Name: Glenn McMullin
Occupation: Airline pilot
Hometown: St. John’s, Newfoundland, Canada
Start Weight: 340 pounds
End Weight: 170 pounds
Time Running: 3 years
I had just turned 50-years-old. I was 5-10, 340 pounds with high blood pressure, high cholesterol, sleep apnea, and then I was diagnosed with oesophagal cancer. While doctors tried to save my life, I had to finally try to get healthy.
I had failed at weight loss before many times. This time I decided to try and become a runner. I started with a short walk/run program with a goal of the 5K Terry Fox run for Cancer.
I remember my first day on the treadmill. I did 1 mile in 30 minutes and was spent. I was also on a lot of medication and on a CPAP. I went through chemotherapy and radiation treatment, which tapped my energy, but I kept doing what I could with the walking and occasional jogging helped with my energy.
By the time surgery came up in June, I was 280 pounds. I no longer needed the CPAP machine. After they removed my oesophagus, recovery was slow I had to learn to eat and hydrate again.
I stabilized at 236 pounds after that but was very weak and had no wind. I started a 5K program and worked hard at it. Fourteen weeks later, I ran a 5K at 209 pounds. I set a new goal for the 90th running of the Tele10, a 10-mile road race in my hometown.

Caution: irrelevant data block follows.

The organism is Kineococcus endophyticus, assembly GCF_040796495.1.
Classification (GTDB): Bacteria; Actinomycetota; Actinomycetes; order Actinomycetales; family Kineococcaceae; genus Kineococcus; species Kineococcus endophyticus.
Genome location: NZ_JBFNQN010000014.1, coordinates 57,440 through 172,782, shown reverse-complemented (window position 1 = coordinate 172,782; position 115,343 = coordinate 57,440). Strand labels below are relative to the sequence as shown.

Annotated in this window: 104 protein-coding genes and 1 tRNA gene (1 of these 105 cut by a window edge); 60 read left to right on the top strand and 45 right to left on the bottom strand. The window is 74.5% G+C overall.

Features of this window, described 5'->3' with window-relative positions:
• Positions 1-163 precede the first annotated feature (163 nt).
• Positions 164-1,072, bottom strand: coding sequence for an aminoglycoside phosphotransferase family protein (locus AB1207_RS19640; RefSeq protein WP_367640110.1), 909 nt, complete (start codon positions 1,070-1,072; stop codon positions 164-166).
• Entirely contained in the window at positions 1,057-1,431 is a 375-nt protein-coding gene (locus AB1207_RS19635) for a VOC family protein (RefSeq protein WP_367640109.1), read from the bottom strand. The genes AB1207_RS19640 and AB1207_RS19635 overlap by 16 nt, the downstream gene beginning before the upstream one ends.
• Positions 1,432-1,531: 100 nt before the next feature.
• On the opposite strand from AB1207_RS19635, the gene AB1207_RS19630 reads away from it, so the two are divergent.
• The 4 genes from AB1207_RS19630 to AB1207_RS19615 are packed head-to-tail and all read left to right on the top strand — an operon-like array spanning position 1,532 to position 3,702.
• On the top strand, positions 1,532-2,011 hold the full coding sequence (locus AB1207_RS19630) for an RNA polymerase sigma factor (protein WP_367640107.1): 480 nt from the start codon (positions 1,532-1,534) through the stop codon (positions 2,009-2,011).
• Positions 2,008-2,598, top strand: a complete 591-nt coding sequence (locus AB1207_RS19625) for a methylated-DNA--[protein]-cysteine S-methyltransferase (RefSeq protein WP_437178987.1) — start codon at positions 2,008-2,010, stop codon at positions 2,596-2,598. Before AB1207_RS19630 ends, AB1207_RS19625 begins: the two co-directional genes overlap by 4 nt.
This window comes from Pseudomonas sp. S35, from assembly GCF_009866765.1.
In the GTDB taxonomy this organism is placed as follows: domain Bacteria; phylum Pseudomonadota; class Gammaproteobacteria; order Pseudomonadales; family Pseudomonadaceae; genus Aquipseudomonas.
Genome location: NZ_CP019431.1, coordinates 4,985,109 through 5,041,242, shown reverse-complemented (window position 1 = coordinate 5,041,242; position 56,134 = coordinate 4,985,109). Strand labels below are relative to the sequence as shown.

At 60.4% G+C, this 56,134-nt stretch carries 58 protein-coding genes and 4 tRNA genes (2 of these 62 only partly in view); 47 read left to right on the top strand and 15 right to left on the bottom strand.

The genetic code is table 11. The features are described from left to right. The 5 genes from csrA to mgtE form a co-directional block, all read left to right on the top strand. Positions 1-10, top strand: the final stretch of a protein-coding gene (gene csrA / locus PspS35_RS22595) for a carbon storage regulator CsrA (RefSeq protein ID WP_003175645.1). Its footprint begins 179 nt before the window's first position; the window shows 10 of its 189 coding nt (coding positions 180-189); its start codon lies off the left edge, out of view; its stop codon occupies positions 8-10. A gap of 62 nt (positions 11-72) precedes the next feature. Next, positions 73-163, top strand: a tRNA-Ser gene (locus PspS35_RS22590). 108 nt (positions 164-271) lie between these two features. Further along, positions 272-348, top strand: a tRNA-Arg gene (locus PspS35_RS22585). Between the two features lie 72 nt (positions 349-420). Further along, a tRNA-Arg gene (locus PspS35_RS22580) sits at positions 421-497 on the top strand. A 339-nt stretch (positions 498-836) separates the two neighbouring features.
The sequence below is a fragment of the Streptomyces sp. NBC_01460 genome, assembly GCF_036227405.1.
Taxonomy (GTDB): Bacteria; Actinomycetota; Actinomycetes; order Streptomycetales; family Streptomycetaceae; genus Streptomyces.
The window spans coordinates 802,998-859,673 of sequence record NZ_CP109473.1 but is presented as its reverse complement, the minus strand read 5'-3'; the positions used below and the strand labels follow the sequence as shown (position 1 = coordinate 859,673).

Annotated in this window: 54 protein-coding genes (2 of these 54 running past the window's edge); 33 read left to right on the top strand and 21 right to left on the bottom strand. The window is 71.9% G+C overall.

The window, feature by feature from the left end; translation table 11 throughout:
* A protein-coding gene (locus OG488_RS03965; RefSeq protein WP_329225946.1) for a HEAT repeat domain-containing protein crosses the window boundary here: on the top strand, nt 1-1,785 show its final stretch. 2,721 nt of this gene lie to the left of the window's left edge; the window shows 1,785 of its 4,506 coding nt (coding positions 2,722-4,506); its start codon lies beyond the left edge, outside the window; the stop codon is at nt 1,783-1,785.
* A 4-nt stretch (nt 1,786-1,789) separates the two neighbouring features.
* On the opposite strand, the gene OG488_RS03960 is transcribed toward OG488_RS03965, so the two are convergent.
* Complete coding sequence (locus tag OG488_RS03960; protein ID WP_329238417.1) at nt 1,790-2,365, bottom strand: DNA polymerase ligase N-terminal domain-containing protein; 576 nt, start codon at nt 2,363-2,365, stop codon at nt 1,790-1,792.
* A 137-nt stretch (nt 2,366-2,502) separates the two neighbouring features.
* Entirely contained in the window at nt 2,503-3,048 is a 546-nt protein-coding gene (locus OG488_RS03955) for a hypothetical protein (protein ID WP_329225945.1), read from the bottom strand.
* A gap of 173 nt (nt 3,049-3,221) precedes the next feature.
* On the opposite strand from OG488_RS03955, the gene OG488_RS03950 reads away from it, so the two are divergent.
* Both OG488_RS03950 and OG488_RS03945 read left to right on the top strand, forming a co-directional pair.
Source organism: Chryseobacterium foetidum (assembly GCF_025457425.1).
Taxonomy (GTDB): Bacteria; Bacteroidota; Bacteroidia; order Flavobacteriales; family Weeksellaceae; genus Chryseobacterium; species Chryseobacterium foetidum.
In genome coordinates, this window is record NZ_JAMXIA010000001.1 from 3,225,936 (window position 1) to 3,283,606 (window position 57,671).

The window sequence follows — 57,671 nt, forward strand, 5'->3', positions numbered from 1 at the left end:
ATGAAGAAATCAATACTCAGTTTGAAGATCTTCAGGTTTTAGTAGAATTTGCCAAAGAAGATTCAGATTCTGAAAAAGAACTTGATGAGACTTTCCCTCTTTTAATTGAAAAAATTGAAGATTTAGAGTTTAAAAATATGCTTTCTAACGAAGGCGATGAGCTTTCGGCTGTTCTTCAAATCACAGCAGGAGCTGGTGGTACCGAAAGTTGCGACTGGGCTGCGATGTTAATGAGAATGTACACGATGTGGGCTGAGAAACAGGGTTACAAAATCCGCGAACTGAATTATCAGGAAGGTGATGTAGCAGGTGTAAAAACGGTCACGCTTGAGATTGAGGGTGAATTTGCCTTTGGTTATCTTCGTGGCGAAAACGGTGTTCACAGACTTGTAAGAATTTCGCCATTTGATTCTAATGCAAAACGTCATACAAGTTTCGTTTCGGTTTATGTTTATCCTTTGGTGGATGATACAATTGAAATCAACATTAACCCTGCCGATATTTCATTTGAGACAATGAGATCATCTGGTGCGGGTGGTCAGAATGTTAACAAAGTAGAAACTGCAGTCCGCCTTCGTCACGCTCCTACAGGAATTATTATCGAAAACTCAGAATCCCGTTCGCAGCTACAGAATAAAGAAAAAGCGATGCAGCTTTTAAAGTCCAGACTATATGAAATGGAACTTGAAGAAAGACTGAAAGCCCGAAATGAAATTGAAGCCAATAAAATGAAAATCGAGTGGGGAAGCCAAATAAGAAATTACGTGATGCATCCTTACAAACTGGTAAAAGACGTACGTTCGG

I trained for 10 months and finished it at 168 pounds. Since I used a half marathon program to train for it I entered the Huffin Puffin Half in St. John’s a few weeks later and finished it.
TRAIN WITH RW: Plans for every distance (and every runner!)
My weight has stabilized around 170 pounds and fluctuates a little with my mileage, but I pay no attention to it now. I just focus on getting a little better at running and everything else is looked after.
My final race for this year will be my first marathon when I toe the line at the L’ Petit train du Nord, a new race in its second year in Quebec. It runs on October 22.
I am still amazed I can actually run. For so long it was impossible for me, and now I can run for hours and enjoy every step of the journey. I have no health problems and now take no medication. I feel 30 years younger. I really believe running not only saved my life, it made it far more enjoyable in every way.
This article first appeared in Runner’s World magazine.